In the Caribbean, rum was born of pain and suffering but over time became an integral part of the identity of Caribbean countries. Haiti is no exception - maybe I'm biased but I thnk Haiti has the most interesting rum in the world, ranging from Barbancourt 15 Years to the potent white rum of the countryside called Klerin. Haiti's aged rums are ideal for enjoying neat - perhaps with just a bit of ice and a twist of key lime. Klerin is gaining an appeciation by bartenders who appreciate its rustic, grassy flavors. You don't have to get on an airplane to enjoy Haiti's rums although if you do, there will be no shortage of opportunities to try a range of traditional rums, infused rums, and rum-based cocktails.
Spirit Airlines has announced a new routing to Cap Haitien, Haiti's second largest city. Haiti was once, and could be yet again, a significant tourism destination - but this would be unlikely if tourists coudl only enter the country through a congested and unpedictable Port-au-Prince. In Jamaica, most tourists fly into Montego Bay and bypass Kingston altogether. Cap Haitien, with its history, beaches, and relative stability, may eventually become Haiti's Montego Bay. Managed properly, increased tourism could be good for Cap Haitien and the north. A full article on Spirit AIrline's recent announcement by Jacqueline Charles of the is linked and follows.
Remote mountain villages and dense urban slums in Haiti will usually have multiple churches but finding a library is a rarity indeed. AFP journalist Amelia Baron documents below an effort by residents the Cite Soleil neighborhood of Port au Prince to develop a free library where youth can learn. Many of us living in developed countries may take libraries for granted. In a country like Haiti where half the population cannot read and write, they are especially important. More information about the library's creation follows.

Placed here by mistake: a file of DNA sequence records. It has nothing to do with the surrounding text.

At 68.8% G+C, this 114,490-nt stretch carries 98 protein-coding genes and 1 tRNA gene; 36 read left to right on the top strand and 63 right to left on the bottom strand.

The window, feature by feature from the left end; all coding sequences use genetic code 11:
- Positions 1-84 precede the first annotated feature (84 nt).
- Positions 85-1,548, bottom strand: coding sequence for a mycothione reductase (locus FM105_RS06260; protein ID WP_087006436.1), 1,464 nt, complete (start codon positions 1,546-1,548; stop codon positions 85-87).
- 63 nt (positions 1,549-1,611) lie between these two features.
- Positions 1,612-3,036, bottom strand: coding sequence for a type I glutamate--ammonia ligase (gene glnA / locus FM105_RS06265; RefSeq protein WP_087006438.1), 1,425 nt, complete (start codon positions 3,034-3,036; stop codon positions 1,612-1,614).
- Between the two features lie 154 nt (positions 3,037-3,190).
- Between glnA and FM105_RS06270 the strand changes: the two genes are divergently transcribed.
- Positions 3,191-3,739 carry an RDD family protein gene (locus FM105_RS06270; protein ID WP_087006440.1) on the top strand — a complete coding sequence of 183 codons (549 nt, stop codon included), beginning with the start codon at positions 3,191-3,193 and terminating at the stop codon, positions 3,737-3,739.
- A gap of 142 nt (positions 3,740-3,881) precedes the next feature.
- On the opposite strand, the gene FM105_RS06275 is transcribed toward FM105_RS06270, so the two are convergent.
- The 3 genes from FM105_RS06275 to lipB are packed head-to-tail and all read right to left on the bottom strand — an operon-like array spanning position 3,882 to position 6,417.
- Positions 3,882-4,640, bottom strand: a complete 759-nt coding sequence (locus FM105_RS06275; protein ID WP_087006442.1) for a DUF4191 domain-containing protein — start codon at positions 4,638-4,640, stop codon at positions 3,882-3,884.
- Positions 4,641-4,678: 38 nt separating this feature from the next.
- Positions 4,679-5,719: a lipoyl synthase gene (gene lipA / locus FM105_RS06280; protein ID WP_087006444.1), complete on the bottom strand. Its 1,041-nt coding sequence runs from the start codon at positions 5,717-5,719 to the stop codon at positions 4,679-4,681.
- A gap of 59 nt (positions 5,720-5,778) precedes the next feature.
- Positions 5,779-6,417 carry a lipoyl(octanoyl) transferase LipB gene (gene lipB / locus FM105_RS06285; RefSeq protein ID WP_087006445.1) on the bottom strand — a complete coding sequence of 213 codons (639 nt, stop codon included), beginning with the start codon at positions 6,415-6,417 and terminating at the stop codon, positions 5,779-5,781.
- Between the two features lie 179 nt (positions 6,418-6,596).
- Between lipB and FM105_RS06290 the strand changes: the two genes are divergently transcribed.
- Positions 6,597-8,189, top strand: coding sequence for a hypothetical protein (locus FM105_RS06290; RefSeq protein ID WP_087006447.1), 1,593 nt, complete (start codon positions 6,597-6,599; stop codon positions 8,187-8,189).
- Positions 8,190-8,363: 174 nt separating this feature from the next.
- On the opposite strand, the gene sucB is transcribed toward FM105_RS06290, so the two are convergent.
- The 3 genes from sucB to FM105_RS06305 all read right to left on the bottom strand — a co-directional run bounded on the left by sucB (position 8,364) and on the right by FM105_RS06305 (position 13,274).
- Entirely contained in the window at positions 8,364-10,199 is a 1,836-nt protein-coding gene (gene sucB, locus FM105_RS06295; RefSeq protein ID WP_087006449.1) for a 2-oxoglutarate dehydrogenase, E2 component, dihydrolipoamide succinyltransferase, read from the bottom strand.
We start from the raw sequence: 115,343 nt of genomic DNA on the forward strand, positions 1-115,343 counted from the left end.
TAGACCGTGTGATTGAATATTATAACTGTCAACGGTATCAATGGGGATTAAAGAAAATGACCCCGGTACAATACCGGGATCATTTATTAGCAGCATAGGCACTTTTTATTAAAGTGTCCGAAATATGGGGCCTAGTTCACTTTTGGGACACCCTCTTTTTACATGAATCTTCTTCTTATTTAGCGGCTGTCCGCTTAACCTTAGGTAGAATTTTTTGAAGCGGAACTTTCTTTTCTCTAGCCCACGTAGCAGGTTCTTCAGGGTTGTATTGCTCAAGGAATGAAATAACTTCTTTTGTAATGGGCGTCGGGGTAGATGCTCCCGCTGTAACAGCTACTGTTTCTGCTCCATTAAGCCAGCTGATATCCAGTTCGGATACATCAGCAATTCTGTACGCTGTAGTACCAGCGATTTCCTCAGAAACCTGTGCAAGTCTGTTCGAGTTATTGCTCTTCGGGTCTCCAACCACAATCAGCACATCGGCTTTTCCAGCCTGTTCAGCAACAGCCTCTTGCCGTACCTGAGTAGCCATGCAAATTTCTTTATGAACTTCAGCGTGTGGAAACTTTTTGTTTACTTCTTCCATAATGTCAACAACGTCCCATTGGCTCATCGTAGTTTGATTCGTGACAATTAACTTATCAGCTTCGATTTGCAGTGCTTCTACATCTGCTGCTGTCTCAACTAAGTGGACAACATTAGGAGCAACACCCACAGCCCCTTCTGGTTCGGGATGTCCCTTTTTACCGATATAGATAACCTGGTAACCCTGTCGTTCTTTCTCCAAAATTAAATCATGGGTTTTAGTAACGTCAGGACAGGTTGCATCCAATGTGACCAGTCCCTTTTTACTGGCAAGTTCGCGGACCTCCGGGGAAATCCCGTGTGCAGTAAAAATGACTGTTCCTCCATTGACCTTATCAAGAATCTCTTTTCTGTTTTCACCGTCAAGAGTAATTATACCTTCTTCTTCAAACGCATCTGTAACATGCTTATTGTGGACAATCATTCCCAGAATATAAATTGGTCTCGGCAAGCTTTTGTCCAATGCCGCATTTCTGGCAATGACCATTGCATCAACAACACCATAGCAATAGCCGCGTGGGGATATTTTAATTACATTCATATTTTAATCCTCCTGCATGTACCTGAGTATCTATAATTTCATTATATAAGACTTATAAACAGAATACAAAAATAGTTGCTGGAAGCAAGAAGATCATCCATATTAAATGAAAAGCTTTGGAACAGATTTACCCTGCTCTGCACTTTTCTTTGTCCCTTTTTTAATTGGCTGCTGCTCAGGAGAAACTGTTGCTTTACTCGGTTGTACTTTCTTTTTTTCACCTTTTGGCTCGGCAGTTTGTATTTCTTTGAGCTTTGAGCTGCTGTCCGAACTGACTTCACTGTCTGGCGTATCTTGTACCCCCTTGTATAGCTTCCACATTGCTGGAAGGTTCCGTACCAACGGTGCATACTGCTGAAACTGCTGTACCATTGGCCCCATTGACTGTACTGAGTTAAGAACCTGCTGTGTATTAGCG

Over the years, I have been fortunate to know many strong Haitian women in Haiti and abroad. Below is a Forbes article by Peggy Yu about two Haitian-American women, one of whom started her own company and the other whom became a nurse. Each of them takes pride and strength in their Haitian roots - and nothing any politician says will change that. International Women's Day may have come and gone, but women like Guelmana Rochelin and Johaida Jean-Francois do important work in their communities every single day. Linked and copied below is the full article.
The Haitian government has a responsibility to determine who can and cannot enter/stay in the country and under what circumstances. In the wake of the Oxfam prostitution scandal, the government has indicated that it intends to review all charities to determine the extent to which their staff have been involved in/reported sexual abuse and exploitation. The list of foreigners who have sexually exploited Haitians is long - but it especially stings when committed by people who claim they are there to help such as UN peackeepers, rogue missionaries, and aid workers. This review could be a first step to improving oversight of the multiltudes of NGOs in Haiti. The full article by Reuters journalist Joseph Gulyer Delva follows.